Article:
By Den Ardinger 32° KCCH
Thirty-nine years before the Declaration of Independence was written in Philadelphia, Thomas Paine was born in Thetford, Norfolk, England. Unknown to anyone at the time was the influence he would have on world events and political thought in the years to come. His pen and his ability to express his thoughts clearly reshaped the destiny of the world.
Thomas Paine was born on January 29, 1737. He was the son of a tenant farmer, Joseph Paine, and his wife, Frances Cocke. He attended grammar school for five years from 1744 to 49 and then became an apprentice to his father making stays (an obsolete term for being a specialized tailor). In time he became a master staymaker and had his own shop in Sandwich, Kent.
On September 27, 1759, he married Mary Lambert, but she and the baby died in childbirth in 1760. During this time his business collapsed also. To make ends meet he then held various government positions while working as a staymaker in between.
In 1768 he moved to Lewes in Sussex. This town was known as a hotbed of political thought against the government, and it was here that he became involved in political matters. From 1772 to 1773 he joined with government excise officers to plead to Parliament for better wages and working conditions. Here he wrote his first political work, “The Case of the Officers of Excise” and helped distribute the 4,000 printed copies.
Once again in debt and to avoid prison, he sold all his personal belongings and moved to London on April 14, 1774. It was in London that he was introduced to Benjamin Franklin who was then in the city opposing the Stamp Act and the Townsend Acts for the colonies. With the help of Franklin, he immigrated to Philadelphia in October 1774 only months before hostilities began between the thirteen American colonies and their British sovereign.
In March 1775 he became editor of the “Pennsylvania Magazine” and took to the job with great enthusiasm. The readership greatly expanded as he introduced inflammatory political ideas into circulation including those attacking slavery.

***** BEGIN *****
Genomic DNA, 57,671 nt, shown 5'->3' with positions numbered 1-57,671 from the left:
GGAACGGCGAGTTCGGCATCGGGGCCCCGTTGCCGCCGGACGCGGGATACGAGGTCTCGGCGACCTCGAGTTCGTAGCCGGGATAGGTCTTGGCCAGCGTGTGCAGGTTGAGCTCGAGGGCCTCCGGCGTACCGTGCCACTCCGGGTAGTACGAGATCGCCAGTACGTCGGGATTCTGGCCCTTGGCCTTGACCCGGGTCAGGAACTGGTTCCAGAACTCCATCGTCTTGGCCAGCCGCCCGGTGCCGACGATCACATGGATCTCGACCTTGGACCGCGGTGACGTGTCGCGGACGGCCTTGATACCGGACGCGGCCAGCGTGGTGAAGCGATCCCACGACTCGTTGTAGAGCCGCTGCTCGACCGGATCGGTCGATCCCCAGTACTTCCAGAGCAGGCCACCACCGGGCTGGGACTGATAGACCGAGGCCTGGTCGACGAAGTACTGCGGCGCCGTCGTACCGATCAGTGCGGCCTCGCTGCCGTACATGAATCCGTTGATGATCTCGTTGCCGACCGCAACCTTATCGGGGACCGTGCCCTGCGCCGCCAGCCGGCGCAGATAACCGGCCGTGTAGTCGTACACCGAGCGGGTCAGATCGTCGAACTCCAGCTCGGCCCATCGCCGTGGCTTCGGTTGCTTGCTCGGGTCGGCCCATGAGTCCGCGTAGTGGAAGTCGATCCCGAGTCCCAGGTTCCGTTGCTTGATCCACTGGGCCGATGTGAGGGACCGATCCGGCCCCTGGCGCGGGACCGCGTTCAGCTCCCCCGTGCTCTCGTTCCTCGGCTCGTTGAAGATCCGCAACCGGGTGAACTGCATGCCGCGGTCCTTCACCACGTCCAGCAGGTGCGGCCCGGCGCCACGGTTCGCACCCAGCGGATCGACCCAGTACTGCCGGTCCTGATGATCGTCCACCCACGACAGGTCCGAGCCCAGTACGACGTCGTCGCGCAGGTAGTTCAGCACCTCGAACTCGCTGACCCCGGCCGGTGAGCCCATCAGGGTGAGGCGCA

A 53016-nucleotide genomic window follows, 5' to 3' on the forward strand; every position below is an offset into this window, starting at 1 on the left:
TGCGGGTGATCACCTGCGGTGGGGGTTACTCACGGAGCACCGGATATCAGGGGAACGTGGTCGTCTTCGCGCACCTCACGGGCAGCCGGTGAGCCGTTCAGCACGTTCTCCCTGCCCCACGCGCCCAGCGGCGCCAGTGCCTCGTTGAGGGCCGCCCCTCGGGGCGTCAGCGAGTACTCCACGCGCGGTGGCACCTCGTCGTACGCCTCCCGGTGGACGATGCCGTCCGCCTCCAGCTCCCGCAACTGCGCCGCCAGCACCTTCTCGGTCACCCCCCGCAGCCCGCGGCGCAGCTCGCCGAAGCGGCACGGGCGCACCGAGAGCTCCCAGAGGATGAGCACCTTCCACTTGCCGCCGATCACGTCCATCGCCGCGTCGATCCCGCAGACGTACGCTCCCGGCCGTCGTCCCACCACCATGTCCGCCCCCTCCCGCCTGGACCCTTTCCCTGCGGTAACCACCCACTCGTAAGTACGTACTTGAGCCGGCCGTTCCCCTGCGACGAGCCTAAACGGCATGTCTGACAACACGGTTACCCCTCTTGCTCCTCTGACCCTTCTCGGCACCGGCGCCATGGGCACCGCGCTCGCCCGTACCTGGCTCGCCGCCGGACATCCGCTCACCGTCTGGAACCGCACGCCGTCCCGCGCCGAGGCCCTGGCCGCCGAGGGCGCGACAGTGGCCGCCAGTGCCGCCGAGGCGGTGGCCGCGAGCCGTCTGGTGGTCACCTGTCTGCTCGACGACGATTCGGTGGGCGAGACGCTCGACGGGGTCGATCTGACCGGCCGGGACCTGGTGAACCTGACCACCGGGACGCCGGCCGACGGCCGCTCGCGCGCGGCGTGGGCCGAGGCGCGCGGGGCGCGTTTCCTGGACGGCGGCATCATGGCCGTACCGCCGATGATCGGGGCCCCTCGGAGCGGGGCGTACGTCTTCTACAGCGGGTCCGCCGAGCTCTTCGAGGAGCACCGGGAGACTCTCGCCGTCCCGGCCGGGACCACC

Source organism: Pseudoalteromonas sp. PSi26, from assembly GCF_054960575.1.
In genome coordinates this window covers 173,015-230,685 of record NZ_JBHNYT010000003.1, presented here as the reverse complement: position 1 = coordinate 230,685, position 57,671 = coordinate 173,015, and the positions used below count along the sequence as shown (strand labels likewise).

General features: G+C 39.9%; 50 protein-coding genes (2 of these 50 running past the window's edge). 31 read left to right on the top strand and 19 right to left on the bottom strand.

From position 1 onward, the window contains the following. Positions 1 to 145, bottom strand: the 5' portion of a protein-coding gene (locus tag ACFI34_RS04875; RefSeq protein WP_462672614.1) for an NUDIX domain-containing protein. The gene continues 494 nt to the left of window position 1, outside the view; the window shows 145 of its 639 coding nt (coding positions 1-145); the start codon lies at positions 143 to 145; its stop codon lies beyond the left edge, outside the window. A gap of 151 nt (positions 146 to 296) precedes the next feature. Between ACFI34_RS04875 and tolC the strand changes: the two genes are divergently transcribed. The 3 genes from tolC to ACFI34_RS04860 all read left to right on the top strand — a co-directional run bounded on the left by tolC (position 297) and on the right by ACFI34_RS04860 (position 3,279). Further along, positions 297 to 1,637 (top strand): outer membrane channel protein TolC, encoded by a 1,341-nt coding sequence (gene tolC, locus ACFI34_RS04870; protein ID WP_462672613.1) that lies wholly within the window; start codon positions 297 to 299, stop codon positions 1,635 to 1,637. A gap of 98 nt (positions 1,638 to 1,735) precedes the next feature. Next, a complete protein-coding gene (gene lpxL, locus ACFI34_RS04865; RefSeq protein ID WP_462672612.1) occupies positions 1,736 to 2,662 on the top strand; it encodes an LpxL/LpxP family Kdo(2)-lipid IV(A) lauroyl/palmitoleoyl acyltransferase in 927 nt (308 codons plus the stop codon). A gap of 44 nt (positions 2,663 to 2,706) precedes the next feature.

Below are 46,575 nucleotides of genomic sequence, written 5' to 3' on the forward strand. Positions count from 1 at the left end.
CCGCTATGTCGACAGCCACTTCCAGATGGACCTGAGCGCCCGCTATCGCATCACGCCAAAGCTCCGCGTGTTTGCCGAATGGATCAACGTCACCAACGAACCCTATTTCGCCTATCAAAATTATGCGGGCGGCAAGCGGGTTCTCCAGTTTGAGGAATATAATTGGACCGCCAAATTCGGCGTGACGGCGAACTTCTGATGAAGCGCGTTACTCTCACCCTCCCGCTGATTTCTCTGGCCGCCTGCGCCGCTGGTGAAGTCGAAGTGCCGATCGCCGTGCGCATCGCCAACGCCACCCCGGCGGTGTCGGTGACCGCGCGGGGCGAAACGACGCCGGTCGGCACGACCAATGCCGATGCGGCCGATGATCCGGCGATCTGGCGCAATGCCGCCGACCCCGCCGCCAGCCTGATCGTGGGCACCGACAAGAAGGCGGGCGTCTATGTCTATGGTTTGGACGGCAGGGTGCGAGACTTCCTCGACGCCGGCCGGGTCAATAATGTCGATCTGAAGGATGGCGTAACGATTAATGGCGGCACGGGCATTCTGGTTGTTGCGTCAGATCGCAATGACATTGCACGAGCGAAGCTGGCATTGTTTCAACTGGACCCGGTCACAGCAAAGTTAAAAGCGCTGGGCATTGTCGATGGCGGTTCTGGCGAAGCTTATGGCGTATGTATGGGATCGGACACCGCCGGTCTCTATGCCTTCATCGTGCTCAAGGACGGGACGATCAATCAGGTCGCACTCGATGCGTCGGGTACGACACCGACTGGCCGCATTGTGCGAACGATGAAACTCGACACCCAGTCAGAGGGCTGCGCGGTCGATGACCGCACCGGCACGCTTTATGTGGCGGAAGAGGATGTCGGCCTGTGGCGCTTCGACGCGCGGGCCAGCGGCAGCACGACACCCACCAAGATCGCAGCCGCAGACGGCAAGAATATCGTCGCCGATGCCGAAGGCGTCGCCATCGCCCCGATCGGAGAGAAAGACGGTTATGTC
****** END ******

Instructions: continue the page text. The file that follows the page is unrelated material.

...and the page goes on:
It was at this time Paine wrote one of the most important documents of the period, “Common Sense”, which was published January 10, 1776. In this widely read 47-page pamphlet, he attacked the monarchy and made the case for independence. One hundred thousand copies were initially printed and distributed and during the war five hundred thousand copies were published. The pamphlet was often read aloud to the public and was widely discussed. Although written “by an Englishman” the true authorship quickly became known. It explained complex ideas in easily understood terms that were already widely popular.
Late in 1776, Paine wrote a series titled “The American Crisis” which George Washington had read aloud to his men. It stirred the spirit as it began, “These are the times that try men’s souls…”
Throughout the war, Paine held various positions always pushing for independence and the rights of the common man. In 1781 he married Elizabeth Olive, but they separated three years later. In 1783 he bought a house in Bordentown City, New Jersey and lived here off and on until his death.
After America achieved independence, Paine turned his aim toward France and was widely influential in the French Revolution. In 1791 he published his “Rights of Man” with nearly a million copies sold. He was made an honorary French citizen along with other American leaders.
After this time, however, his enemies list had grown larger than ever, and he claimed that governments were conspiring against him. He narrowly escaped execution in France in 1794. His talents were turned against George Washington who he felt let him down and from then on, he led a life isolated from “proper society”.
Thomas Paine’s relationship to Freemasonry is not clearly understood. There is no record of him being connected with any particular lodge, but after his return from France he wrote “An Essay on the Origin of Free-Masonry” from 1803 to 1805. An entry in the “Congressional Record” in 1956 states he was a Freemason along with Patrick Henry, James Otis and John Paul Jones. The issue has also been discussed in detail in “Journal of the American Revolution” in November 2016 with detailed inconclusive discussions on whether he was or wasn’t initiated.
Paine died June 8, 1809, in Greenwich Village, New York City. His obituary in the “American Magazine” read simply, “”He had lived long, did some good, and much harm”. Only six people attended his funeral.
Thomas Paine, more than a man, and a Mason at heart.